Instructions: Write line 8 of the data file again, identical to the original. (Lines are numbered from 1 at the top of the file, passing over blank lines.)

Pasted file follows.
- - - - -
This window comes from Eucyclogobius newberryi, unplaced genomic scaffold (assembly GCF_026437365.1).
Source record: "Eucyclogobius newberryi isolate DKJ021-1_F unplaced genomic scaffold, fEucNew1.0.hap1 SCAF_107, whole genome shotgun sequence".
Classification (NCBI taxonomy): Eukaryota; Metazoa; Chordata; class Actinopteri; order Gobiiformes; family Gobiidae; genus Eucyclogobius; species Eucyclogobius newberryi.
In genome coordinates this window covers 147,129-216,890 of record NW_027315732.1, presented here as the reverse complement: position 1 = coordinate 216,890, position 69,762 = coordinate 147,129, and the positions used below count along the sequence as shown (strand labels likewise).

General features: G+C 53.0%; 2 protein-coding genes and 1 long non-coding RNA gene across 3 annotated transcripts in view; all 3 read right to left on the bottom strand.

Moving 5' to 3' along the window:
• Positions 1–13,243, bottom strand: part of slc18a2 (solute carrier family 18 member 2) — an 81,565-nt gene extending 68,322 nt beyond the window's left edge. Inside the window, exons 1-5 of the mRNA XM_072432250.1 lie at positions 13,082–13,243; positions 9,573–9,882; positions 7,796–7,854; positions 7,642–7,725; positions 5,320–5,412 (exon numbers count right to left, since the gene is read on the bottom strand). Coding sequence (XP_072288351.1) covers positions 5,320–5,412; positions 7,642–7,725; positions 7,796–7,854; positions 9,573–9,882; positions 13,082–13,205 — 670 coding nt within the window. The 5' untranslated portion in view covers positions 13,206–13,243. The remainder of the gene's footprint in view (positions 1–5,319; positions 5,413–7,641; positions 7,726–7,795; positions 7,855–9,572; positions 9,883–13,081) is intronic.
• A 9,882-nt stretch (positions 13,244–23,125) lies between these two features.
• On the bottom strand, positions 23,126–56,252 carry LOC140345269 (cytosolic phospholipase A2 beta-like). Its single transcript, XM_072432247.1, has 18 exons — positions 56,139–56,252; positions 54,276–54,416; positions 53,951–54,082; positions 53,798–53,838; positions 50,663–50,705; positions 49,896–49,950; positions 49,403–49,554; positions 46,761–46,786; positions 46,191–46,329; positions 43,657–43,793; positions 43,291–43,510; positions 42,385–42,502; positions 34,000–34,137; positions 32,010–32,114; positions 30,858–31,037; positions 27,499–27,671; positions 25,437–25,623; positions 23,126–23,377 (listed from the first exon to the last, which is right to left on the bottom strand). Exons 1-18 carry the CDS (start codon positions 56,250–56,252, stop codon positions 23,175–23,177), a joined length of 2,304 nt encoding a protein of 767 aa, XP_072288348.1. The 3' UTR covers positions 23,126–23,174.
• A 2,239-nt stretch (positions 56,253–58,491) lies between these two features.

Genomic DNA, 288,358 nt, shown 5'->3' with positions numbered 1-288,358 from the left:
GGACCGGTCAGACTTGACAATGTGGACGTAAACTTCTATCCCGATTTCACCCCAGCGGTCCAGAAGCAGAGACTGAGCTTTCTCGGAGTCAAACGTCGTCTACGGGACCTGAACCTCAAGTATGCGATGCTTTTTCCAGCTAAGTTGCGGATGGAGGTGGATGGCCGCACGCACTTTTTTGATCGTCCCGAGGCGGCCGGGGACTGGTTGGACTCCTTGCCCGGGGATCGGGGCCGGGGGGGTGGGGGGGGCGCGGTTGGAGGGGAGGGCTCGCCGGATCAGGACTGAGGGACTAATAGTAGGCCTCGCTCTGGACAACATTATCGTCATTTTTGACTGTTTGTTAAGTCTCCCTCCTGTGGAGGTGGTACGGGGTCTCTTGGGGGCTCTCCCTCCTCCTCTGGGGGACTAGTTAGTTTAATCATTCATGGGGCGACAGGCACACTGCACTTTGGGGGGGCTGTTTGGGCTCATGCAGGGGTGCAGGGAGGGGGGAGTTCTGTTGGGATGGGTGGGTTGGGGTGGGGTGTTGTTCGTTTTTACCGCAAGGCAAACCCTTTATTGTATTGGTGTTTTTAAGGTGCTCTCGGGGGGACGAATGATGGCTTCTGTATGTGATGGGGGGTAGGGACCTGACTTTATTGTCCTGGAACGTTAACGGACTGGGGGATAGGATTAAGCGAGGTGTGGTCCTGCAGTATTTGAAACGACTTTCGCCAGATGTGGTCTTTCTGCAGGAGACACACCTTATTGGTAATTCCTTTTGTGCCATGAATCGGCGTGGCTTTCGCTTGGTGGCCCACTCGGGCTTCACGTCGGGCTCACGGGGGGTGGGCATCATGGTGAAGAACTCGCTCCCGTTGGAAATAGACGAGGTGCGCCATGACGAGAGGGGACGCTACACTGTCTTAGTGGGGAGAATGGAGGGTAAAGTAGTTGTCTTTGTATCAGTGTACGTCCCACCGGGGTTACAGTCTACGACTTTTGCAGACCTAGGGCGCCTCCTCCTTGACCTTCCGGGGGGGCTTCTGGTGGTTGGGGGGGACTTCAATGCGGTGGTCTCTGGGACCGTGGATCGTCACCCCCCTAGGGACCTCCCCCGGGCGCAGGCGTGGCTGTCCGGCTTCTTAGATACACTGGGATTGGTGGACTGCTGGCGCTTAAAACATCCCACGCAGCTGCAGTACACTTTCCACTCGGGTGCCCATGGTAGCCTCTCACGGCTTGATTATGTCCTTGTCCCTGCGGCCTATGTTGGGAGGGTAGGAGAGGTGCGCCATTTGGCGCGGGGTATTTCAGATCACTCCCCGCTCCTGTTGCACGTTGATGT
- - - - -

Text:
• A 9,882-nt stretch (positions 13,244–23,125) lies between these two features.